The main Combat-Fishing® homepage Articles that will take you all over and tell you how to catch what swims Articles for anyone interested in the outdoors Ecology for anglers and those interested in fishFishing tactics and basic methods how to and whythe Latest reports on whats biting and where Fish Stories and Yarns A list of fishing and outdoors related websites Combatfish's Space website Get the latest Combat-Fishing Fish designs and Books Online

Nav:HOME  ----  Fish Biology and Ecology  ----  Ecology of Choctawhatchee Bay Florida(YOU ARE HERE)

Latest Reports | Fishing Articles | Fishing Tactics | Fish Ecology and Biology | Travel Articles | Fishy Fun | External Links | Shopping | HOME

The Ecology of Santa Rosa Sound and Choctawhatchee Bay

Introduction and Tide Flow
Like any bay of the south eastern U.S., Choctawhatchee Bay and Santa Rosa Sound are sandy, shallow, greenish-brown expanses of brackish water surrounded by marsh grasses and oyster beds.  At the east end of the bay, the Choctawhatchee River winds its way through a swamp to dump its tannic stained water into the bay.  At the west end of the bay, Santa Rosa Sound connects the bay to Pensacola Bay, as a 40 mile long saltwater river that daily reverses course on the tide change.  At the south end of the bay is the Destin Pass into the Gulf of Mexico.   The arrangement of these passes and saltwater channels forces large shift in the salt concentrations of the bay on each tide, making the growth of some type of sea grasses impossible.
Incoming tide water flow (blue=saltwater, green=freshwater)
Outgoing tide water flow (green=freshwater,blue-green=brackish water)
As a result only patches of brown sea grass grow underwater and only in shallow flats on the bay, and small patches of oyster beds grow, leaving  much of the bay bottom  bare mud&sand.  As a result, aquatic life in the bay hugs the marshes on the edges of the bay, around bridges/pillings and piers, and around these patches of grass and oysters.  The large fishes, which cannot always hugs this sparse cover, hug drop offs and tide current edges in the passes and channels.
Back to the Top

(see diagram below )
All ecosystems are linked by how food energy is passed from smaller organisms, to larger organisms that eat the smaller organisms. Each layer of organisms are called Tiers.  Each tier can consume all tiers below it.   The higher the tier number, the farther up the food chain you are, terminating here with Tier 6.  People are by far, the highest predator on the list, but since we are concerned with the aquatic system, we will start below the 'People' level.  Like all ecosystems, the energy that drives all life in the bay starts with the sun (Tier 0).  The solar energy is used by microscopic plants or Phytoplankton (Tier 1) to build themselves and drive their lives.  Slightly larger animals, such as immature crabs, oysters, fishes, along with rotifers and microscopic shrimps eat these phytoplankton and are lumped together as 'zooplankton' on Tier 2.  Another addition to the second tier is the mullet, which though much larger than other members of Tier2, eats only phytoplankton and algae.  Yet another filter feeder on Tier 2 are oysters and clams. Larger than all but the mullet, are other animals that eat the zooplankton, such as shrimp, baitfish (glass minnows, sailfin mollies, shad, herring, menhaden, etc.),  small blue crabs and sand crabs, form Tier 3.  Tier 4 is formed by large blue crabs (over 3" in width),  squid (which eat minnows and shrimps), and smaller predators such as pinfish, grunts, atlantic croakers, sheepheads, sand perch,  lizardfish, blue runners, and smaller grey and lane snappers. Tier 5 hold the bulk of inshore saltwater gamefish: Striped Bass, Drums ( Redfish, Speckled Trout, Black Drum), Largemouth bass (which venture into the fresher northern parts of the bay), Bluefish (summer), Spanish Mackerel (summer) Jack Crevalle (summer migrants ), tarpons (including Ladyfish-summer),  flounder, and grouper.  The top of the aquatic end of the web, Tier 6, includes the top aquatic predators: Porpoises and Dolphins (the mammal), Alligator Gar, and Sharks.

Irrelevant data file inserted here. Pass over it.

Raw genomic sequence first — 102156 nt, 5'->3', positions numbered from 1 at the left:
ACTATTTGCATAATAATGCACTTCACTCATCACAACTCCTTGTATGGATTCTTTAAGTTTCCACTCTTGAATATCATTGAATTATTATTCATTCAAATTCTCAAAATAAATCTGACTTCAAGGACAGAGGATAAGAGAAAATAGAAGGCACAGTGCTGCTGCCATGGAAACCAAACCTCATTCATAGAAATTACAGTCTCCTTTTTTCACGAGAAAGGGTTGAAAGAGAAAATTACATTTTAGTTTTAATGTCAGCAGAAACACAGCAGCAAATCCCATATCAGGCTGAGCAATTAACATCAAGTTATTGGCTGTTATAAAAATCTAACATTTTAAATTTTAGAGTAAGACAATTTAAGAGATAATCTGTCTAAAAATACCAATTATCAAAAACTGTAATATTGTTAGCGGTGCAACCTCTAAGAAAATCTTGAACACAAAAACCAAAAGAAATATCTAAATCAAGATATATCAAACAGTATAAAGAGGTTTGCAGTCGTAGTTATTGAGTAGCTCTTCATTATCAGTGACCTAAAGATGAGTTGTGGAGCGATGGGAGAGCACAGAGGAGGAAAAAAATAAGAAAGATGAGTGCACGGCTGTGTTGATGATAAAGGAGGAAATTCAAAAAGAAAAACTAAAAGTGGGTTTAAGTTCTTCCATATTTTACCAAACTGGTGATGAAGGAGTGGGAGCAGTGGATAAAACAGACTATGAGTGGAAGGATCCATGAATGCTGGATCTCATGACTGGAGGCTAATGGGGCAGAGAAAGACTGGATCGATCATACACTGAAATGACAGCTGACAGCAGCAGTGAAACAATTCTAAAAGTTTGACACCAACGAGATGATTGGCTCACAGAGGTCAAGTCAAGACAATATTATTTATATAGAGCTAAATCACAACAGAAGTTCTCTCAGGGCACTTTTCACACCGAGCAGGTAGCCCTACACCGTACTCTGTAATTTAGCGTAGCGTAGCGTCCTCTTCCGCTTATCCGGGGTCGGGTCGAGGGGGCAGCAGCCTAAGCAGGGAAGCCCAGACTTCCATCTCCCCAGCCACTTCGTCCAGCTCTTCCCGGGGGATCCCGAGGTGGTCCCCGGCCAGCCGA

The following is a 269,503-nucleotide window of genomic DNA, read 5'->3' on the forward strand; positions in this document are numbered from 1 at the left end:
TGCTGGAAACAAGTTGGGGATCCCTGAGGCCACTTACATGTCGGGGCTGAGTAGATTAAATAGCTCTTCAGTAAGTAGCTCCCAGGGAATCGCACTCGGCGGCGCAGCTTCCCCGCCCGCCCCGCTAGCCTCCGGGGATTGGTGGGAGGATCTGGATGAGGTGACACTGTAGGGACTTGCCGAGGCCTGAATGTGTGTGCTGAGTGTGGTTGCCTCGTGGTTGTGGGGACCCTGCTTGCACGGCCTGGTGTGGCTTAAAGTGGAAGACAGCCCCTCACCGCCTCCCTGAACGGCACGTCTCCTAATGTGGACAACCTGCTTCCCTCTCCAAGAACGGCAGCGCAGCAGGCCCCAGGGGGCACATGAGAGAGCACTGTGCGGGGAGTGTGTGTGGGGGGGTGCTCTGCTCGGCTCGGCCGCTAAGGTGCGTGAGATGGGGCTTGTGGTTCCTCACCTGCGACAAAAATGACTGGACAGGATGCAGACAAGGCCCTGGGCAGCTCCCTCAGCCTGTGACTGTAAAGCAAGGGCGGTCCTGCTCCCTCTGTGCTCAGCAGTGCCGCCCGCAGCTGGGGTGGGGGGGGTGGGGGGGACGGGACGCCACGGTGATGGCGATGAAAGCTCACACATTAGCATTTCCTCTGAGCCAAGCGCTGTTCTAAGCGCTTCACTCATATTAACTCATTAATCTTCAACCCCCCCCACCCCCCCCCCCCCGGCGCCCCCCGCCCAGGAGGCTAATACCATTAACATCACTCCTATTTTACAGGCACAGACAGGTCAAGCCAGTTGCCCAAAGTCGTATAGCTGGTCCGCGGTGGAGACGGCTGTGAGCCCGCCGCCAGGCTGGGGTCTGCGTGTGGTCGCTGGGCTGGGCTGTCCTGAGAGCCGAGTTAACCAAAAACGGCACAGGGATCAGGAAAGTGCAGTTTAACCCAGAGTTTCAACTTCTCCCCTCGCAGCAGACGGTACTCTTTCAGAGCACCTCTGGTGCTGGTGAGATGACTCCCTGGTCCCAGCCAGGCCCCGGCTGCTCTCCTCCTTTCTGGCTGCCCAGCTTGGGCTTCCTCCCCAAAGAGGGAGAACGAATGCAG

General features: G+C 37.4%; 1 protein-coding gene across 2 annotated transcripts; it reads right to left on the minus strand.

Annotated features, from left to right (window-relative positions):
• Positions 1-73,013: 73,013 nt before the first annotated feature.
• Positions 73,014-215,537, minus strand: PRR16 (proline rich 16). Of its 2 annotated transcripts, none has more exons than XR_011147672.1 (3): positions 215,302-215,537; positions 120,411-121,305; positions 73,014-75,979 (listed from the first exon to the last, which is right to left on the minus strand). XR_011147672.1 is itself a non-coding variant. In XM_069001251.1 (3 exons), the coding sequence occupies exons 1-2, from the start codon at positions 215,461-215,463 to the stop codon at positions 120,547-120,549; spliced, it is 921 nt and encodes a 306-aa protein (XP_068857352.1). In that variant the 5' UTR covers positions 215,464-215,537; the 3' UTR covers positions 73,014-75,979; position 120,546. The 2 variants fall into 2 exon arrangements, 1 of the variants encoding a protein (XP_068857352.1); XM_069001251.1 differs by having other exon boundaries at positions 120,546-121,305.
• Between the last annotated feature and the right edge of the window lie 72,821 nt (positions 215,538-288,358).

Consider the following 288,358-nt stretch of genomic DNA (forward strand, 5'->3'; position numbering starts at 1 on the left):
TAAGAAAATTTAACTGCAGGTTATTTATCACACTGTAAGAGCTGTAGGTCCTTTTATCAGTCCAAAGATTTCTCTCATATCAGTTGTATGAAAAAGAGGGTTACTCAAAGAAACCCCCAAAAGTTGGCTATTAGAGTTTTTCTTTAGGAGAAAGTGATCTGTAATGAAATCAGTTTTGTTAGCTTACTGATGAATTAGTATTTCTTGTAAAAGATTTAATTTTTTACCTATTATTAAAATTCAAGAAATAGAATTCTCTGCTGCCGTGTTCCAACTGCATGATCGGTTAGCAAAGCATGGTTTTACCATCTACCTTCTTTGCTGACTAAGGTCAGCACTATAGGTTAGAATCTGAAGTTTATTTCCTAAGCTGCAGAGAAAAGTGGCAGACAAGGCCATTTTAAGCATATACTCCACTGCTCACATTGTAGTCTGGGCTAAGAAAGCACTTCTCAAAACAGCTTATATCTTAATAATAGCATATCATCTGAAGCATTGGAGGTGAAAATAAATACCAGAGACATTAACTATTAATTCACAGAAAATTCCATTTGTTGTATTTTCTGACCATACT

What's this all mean for anglers?
1) Timing-the fish you are pursuing will move to the salinity level that suits them best, or suits their prey best.
2) Baits and Lures: The food gamefish pursue will likely be in 1 to 2 tier below them-make the baits and lure match accordingly.
Back to Top


Get your Combat-Fishing Stuff Here!

Back to Top
LEGAL: ALL content ©1993-2015 Bryce L. Meyer. The term "Combat-Fishing" is a federally registered trademark. The camo fish and pole is a trademark. "Combat Fishing" when used in reference to travel information on the web or book, fishing websites, books, or sim is also a trademark.